Room 1670 Beyster Building (North Campus)
Associate Professor Alexandria Boehm of the Department of Civil and Environmental Engineering at Stanford University will present, "Sunlight inactivation of enteric bacteria in seawater: Insights on rates and mechanisms from the field, lab, and models."
Diurnal variation in fecal indicator bacteria has been observed at numerous marine beaches and attributed to bacterial photoinactivation. However, little is known about the photoinactivation mechanisms responsible for the demise of cells during sunlit hours, limiting our ability to make predictions regarding the expected rates of photoinactivation in diverse environments. Generally, photoinactivation can occur via direct mechanisms primarily involving UV photons, or indirect mechanisms involving reactive species generated when photons of diverse wavelengths interact with sensitizing molecules external or internal to the cell.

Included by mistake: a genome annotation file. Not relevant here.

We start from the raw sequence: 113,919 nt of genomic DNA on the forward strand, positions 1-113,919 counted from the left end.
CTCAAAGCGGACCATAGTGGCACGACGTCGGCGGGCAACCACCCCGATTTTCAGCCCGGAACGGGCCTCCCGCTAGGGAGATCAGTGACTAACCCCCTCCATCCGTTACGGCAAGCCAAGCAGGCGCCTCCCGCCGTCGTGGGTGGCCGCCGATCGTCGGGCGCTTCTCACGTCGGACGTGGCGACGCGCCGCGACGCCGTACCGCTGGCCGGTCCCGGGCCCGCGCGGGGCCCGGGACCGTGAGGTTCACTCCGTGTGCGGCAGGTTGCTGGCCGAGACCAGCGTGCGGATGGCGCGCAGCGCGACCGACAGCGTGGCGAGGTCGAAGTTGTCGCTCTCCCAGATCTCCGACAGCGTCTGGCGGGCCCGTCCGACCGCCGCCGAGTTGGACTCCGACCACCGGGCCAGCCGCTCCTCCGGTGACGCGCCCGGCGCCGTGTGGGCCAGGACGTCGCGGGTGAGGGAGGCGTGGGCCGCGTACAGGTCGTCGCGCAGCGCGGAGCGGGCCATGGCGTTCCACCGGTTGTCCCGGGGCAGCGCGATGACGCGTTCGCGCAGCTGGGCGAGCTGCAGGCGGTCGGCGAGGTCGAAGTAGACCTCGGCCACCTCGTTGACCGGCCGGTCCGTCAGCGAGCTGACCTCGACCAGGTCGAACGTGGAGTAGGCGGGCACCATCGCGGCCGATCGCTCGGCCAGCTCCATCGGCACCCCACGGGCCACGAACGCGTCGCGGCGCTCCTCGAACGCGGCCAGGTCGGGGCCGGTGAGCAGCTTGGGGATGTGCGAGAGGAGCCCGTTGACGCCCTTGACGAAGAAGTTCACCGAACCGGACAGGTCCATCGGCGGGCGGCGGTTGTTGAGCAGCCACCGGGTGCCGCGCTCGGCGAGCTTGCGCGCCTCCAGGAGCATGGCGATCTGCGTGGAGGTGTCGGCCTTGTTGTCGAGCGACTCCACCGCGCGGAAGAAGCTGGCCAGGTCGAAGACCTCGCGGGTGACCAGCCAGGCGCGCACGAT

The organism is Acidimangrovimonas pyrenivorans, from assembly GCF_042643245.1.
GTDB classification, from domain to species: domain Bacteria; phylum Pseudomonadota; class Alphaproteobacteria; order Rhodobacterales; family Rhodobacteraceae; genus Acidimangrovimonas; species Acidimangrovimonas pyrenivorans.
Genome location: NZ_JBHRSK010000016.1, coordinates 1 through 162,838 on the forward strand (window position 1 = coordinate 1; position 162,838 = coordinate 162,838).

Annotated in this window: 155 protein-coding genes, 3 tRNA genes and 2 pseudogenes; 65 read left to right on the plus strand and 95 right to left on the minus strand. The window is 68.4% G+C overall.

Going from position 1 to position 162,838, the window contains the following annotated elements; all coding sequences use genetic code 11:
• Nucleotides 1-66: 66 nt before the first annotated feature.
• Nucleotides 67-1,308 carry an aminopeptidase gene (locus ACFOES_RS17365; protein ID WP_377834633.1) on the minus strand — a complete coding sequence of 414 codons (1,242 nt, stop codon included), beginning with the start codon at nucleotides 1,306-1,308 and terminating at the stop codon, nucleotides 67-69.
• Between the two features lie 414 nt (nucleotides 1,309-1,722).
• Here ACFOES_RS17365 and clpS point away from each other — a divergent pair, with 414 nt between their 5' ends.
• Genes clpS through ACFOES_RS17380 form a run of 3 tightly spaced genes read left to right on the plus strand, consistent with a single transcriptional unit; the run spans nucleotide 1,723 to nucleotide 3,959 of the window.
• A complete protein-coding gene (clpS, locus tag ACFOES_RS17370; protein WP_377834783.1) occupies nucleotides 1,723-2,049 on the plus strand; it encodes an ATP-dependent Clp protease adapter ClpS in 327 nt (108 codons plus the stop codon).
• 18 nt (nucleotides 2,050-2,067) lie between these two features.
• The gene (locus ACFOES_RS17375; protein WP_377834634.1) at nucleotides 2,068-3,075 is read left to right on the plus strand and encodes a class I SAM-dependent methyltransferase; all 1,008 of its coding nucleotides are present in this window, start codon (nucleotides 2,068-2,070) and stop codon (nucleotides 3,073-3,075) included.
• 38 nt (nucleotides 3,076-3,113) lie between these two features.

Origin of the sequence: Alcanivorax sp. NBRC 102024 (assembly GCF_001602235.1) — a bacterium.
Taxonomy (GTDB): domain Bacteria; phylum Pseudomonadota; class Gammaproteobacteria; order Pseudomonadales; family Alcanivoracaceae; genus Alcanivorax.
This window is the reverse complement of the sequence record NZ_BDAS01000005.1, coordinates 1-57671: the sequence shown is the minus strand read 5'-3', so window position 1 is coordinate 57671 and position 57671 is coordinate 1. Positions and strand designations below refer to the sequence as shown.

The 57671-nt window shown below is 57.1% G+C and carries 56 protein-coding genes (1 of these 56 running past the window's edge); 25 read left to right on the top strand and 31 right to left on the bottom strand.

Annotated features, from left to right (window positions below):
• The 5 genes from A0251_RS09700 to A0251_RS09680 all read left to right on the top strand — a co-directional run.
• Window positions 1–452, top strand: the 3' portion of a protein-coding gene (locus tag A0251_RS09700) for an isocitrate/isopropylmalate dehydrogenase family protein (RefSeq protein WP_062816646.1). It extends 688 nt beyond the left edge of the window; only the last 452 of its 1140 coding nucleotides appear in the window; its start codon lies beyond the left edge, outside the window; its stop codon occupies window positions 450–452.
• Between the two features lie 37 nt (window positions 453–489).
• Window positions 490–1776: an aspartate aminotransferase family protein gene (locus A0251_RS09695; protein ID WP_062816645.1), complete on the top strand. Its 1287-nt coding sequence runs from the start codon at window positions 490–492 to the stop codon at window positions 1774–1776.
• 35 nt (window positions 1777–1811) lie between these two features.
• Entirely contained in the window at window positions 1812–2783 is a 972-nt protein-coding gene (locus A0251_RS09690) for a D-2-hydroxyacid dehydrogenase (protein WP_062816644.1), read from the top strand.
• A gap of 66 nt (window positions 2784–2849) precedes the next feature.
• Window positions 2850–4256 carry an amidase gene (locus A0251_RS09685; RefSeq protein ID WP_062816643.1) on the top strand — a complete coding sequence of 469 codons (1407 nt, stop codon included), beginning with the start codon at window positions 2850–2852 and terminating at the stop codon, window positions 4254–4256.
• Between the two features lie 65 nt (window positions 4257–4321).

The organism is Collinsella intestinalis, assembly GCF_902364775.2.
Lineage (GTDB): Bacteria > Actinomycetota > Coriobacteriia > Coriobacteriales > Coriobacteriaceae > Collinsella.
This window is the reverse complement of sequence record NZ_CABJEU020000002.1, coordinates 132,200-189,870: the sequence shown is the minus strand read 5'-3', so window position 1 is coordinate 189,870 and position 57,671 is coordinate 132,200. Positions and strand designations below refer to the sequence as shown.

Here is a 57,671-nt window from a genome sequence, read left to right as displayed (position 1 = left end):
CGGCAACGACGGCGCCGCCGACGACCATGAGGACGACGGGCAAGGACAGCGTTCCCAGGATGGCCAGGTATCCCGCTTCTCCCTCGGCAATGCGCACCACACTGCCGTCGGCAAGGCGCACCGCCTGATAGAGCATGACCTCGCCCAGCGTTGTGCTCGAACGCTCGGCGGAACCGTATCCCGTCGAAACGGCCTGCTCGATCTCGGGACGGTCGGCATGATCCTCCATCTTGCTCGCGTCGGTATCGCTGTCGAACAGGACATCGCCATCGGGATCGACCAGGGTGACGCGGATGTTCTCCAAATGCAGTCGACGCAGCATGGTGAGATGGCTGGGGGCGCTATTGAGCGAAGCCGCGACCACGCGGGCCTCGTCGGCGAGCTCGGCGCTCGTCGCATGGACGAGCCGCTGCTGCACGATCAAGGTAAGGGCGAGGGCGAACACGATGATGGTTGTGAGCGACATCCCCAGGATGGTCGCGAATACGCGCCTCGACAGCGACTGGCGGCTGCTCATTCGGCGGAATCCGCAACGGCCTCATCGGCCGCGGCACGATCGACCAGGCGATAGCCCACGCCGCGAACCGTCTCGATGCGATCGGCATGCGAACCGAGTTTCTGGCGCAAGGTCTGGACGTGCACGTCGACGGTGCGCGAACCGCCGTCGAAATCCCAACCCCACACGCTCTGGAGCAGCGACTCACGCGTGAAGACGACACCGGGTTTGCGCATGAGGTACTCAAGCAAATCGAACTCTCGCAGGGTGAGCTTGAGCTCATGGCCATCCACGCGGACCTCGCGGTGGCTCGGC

The present study investigates the photoinactivation of enteric bacteria using field observations at a marine beach coupled to a fate and transport model, and laboratory experiments. Laboratory experiments investigate the relative importance of direct versus indirect inactivation in clear seawater, and examine cellular response to photostress by measuring changes in mRNA abundance during sunlight exposure using microarrays. Additional work explores how the presence of a pigment in Enterococcus (as can be found in E. casseliflavus, for example) affects its sensitivity to sunlight and photoinactivation rate.